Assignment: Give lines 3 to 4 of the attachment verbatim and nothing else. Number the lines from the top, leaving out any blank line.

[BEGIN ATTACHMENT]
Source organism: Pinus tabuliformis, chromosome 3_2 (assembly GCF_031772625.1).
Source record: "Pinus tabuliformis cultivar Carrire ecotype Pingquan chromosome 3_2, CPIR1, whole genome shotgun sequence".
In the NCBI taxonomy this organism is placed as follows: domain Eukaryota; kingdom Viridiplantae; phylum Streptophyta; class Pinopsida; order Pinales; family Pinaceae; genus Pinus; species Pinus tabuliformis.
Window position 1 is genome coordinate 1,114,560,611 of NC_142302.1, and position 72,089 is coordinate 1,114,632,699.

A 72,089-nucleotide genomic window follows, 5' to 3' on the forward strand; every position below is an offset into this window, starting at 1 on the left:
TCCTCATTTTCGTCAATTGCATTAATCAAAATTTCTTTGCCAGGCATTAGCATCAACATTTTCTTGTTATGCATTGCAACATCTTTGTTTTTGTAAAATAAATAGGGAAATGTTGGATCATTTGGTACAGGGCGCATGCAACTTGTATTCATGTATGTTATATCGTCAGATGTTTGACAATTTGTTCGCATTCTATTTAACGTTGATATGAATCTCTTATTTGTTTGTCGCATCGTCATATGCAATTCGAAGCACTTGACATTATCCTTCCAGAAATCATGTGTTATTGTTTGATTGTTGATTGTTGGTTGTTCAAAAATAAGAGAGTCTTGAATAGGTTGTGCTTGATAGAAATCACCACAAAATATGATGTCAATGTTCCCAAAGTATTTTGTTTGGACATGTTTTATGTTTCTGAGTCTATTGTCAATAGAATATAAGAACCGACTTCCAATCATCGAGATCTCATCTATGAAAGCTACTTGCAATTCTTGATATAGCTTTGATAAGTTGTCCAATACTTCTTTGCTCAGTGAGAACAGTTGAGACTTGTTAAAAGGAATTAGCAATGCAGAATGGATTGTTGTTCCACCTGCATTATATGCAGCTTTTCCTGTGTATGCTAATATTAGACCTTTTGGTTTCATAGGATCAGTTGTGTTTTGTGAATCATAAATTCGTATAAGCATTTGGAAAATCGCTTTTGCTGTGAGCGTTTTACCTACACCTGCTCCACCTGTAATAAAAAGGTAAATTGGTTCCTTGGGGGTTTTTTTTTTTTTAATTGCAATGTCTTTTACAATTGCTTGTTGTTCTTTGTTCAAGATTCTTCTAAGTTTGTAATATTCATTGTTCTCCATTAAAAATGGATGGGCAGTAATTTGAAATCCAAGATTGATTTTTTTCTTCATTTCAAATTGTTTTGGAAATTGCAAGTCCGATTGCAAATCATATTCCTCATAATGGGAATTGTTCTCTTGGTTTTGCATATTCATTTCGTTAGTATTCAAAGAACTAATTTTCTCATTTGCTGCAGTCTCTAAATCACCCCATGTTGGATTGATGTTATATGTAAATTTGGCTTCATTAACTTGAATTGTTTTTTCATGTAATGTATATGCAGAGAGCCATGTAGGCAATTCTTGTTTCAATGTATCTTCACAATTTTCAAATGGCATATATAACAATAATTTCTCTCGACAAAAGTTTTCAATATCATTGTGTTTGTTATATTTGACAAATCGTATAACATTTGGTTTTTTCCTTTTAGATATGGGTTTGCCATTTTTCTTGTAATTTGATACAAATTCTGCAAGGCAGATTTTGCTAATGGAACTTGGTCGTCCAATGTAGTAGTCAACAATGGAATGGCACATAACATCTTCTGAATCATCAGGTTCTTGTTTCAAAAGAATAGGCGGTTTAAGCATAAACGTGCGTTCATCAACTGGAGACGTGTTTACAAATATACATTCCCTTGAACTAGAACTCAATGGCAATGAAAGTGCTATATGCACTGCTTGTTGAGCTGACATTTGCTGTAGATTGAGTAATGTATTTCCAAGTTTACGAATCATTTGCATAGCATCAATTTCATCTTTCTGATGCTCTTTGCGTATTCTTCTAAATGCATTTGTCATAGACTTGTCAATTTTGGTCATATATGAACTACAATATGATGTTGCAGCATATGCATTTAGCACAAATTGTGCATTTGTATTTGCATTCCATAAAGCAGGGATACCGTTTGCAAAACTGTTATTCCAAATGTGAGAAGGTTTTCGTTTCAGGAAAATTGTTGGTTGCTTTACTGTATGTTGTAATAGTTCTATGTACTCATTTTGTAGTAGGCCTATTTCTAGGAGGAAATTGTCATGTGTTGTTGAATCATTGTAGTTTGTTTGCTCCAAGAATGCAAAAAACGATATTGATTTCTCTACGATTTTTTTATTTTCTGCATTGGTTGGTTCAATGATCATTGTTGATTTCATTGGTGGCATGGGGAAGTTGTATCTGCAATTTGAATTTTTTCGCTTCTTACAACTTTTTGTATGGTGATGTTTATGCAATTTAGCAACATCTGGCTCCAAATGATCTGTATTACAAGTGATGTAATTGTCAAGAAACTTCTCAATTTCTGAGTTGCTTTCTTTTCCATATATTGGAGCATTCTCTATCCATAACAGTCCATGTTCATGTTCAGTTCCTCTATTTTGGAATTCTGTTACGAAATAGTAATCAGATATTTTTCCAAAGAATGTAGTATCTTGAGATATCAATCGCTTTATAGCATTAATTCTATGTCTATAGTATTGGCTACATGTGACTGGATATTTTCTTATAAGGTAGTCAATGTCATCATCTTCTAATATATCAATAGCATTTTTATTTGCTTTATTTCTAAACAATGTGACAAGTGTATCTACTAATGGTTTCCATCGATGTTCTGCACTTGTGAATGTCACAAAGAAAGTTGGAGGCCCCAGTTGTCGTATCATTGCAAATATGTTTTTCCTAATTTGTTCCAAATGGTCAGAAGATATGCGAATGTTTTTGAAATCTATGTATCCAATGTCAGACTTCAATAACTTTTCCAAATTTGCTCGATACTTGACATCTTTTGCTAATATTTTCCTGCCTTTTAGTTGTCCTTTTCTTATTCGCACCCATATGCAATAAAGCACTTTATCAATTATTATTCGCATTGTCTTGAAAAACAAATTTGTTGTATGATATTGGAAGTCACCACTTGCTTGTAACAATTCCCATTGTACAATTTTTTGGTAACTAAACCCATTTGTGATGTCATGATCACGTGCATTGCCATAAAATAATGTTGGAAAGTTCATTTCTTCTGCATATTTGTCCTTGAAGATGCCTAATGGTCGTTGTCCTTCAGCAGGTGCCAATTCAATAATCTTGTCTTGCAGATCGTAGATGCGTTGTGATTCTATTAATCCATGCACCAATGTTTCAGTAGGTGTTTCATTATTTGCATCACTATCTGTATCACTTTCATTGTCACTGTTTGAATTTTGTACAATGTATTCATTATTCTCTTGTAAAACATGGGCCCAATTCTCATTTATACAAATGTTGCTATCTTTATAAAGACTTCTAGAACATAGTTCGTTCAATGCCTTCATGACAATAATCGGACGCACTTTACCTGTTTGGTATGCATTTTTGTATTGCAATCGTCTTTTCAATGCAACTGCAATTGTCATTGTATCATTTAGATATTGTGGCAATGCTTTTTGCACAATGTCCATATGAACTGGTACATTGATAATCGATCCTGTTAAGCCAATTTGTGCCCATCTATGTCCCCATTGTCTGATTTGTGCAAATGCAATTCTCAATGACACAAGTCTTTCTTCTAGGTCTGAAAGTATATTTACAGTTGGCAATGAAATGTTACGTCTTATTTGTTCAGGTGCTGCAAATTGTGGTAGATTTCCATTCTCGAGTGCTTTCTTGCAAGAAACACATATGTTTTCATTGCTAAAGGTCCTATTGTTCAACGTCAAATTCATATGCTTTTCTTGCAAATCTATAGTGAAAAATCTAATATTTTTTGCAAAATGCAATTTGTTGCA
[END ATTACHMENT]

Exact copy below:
In the NCBI taxonomy this organism is placed as follows: domain Eukaryota; kingdom Viridiplantae; phylum Streptophyta; class Pinopsida; order Pinales; family Pinaceae; genus Pinus; species Pinus tabuliformis.
Window position 1 is genome coordinate 1,114,560,611 of NC_142302.1, and position 72,089 is coordinate 1,114,632,699.